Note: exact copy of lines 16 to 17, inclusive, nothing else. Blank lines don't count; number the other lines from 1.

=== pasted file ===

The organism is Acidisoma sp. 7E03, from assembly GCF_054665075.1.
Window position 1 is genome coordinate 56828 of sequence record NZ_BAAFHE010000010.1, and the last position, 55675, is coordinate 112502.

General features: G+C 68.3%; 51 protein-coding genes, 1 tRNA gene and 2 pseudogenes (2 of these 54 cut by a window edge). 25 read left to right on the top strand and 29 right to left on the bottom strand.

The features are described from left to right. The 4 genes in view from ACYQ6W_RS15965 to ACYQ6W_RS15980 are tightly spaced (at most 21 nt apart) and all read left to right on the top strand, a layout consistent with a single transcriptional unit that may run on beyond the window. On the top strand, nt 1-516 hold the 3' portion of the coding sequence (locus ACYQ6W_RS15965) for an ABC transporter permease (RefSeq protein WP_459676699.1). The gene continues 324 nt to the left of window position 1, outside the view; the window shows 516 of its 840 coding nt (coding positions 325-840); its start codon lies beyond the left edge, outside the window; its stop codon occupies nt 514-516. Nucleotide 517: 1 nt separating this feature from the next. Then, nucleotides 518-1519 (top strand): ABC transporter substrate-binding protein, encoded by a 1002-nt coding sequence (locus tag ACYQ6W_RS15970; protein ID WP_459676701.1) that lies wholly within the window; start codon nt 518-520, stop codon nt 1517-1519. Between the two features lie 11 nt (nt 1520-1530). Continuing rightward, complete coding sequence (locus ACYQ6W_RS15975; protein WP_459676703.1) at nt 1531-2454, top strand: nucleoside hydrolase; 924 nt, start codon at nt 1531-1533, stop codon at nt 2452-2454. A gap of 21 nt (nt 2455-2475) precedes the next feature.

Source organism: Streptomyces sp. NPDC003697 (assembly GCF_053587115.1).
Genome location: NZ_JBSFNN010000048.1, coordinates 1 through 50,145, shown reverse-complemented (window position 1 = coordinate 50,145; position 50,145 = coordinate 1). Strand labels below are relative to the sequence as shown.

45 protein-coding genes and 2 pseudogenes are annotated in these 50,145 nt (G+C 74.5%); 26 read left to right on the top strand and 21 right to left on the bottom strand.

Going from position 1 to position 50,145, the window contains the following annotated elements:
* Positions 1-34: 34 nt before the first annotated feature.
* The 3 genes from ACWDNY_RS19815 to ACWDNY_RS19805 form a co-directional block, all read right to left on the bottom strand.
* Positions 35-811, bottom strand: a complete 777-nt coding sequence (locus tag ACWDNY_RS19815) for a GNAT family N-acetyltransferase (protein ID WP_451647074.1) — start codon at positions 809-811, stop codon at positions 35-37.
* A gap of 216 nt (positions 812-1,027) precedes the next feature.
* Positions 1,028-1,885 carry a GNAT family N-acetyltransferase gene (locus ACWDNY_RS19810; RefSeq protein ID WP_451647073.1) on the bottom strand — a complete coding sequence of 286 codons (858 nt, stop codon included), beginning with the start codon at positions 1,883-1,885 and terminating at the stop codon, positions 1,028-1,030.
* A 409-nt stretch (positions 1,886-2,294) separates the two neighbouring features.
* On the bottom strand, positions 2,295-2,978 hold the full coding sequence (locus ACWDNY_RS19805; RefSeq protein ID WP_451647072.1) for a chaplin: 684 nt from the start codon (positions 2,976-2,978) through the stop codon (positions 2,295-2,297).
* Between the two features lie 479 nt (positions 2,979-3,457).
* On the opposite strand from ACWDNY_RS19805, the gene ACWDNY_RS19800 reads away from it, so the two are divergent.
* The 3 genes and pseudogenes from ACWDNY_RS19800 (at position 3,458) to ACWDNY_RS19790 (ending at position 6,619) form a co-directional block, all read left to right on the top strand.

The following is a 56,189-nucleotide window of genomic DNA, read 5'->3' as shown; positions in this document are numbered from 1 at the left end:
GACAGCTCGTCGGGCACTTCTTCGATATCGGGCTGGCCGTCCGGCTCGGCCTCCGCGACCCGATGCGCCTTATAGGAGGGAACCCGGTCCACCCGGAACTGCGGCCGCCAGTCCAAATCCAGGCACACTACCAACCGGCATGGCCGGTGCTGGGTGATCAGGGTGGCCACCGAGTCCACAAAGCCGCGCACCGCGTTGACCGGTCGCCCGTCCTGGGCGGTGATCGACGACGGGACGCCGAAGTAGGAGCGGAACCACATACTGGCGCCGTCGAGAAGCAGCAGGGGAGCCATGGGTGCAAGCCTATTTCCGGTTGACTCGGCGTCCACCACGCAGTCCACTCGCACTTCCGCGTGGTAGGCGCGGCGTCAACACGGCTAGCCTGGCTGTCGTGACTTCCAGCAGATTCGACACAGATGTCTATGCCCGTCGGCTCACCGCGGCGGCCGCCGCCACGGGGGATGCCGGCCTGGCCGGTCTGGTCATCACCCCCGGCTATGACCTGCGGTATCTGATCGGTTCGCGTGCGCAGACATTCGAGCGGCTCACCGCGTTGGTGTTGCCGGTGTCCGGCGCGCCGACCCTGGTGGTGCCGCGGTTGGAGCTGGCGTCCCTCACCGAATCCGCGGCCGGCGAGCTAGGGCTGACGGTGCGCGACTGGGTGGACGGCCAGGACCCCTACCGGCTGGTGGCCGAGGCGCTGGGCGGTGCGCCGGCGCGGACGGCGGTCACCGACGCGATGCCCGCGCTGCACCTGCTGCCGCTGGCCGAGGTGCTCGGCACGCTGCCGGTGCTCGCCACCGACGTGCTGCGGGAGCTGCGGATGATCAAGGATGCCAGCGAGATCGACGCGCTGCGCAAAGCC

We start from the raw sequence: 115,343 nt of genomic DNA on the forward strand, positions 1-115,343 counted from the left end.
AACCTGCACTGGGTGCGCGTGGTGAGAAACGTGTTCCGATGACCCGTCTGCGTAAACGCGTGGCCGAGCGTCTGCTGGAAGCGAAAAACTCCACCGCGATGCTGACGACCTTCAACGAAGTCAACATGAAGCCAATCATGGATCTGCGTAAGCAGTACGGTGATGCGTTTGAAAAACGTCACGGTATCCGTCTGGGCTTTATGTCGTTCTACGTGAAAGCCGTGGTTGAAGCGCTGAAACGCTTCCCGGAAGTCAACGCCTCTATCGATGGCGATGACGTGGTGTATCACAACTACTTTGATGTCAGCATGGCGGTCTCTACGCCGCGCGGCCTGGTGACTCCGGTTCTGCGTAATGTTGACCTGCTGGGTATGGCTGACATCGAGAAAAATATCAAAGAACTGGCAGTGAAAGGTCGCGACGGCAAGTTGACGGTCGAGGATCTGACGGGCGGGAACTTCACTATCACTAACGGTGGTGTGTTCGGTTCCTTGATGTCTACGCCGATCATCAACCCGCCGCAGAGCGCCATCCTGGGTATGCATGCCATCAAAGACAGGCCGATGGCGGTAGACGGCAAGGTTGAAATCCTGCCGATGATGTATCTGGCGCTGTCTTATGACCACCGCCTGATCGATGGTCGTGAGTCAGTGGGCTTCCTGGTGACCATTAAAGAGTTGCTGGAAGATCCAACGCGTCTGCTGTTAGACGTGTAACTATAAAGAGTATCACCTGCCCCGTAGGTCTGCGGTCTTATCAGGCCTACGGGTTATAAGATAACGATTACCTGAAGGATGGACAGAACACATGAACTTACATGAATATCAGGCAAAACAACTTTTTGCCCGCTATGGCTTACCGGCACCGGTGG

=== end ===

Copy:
* Between the two features lie 479 nt (positions 2,979-3,457).
* On the opposite strand from ACWDNY_RS19805, the gene ACWDNY_RS19800 reads away from it, so the two are divergent.